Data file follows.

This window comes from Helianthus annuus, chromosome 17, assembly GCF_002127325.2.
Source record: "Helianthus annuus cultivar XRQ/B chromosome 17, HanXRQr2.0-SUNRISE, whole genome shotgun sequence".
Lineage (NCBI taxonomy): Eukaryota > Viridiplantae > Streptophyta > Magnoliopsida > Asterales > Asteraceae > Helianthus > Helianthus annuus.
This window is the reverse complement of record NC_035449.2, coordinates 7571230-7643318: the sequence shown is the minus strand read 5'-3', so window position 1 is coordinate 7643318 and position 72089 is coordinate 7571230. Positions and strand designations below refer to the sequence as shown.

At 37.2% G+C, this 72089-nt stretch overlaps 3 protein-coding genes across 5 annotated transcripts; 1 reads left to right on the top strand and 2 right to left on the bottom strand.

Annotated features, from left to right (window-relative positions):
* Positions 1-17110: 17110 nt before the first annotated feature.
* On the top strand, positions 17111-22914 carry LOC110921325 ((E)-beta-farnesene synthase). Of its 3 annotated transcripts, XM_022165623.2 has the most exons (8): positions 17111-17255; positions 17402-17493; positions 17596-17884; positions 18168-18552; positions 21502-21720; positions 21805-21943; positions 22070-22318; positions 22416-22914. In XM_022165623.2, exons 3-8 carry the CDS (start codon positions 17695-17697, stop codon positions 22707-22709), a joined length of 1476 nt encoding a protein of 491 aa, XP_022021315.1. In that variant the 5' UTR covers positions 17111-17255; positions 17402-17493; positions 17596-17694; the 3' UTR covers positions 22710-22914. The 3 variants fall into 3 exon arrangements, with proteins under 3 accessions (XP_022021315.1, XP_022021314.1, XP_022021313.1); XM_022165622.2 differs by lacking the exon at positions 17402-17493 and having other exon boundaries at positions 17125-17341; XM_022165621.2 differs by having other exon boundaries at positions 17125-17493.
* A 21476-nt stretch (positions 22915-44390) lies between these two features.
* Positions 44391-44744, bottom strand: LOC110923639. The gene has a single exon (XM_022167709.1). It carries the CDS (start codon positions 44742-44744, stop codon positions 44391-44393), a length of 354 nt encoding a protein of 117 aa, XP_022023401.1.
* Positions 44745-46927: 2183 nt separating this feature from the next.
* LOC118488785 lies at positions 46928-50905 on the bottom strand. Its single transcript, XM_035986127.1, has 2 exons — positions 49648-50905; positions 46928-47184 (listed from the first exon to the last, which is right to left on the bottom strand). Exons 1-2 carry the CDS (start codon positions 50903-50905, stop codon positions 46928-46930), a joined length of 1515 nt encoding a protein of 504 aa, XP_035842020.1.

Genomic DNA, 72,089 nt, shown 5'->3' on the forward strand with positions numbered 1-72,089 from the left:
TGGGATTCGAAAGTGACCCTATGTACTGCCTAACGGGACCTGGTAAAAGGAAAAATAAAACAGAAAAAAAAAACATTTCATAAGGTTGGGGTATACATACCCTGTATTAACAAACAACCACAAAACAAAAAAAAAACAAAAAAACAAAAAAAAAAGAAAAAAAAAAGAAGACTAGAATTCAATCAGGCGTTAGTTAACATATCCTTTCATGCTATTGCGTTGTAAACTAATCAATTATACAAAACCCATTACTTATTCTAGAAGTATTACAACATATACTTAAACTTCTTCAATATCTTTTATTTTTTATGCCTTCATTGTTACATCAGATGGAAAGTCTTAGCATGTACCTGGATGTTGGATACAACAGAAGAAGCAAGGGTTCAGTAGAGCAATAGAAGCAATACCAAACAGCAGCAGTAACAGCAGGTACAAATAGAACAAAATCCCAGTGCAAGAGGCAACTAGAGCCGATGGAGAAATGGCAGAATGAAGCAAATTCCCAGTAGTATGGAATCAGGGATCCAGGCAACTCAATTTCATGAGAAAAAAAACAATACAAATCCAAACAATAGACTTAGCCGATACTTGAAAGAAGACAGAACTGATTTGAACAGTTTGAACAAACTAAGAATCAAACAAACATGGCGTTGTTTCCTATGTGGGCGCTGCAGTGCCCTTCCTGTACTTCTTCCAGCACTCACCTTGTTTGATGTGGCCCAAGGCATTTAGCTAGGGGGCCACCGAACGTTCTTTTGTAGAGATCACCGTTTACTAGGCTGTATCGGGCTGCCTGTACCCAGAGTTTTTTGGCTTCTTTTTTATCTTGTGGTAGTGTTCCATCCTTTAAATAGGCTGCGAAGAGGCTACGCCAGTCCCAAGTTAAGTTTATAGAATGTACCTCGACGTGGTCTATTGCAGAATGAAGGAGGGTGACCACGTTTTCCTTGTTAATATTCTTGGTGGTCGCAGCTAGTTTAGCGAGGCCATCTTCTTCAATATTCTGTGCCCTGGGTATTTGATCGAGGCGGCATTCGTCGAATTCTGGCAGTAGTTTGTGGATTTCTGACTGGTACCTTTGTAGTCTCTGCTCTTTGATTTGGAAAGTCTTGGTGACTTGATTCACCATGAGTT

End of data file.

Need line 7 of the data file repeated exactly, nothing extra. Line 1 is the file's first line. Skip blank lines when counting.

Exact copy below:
* Positions 1-17110: 17110 nt before the first annotated feature.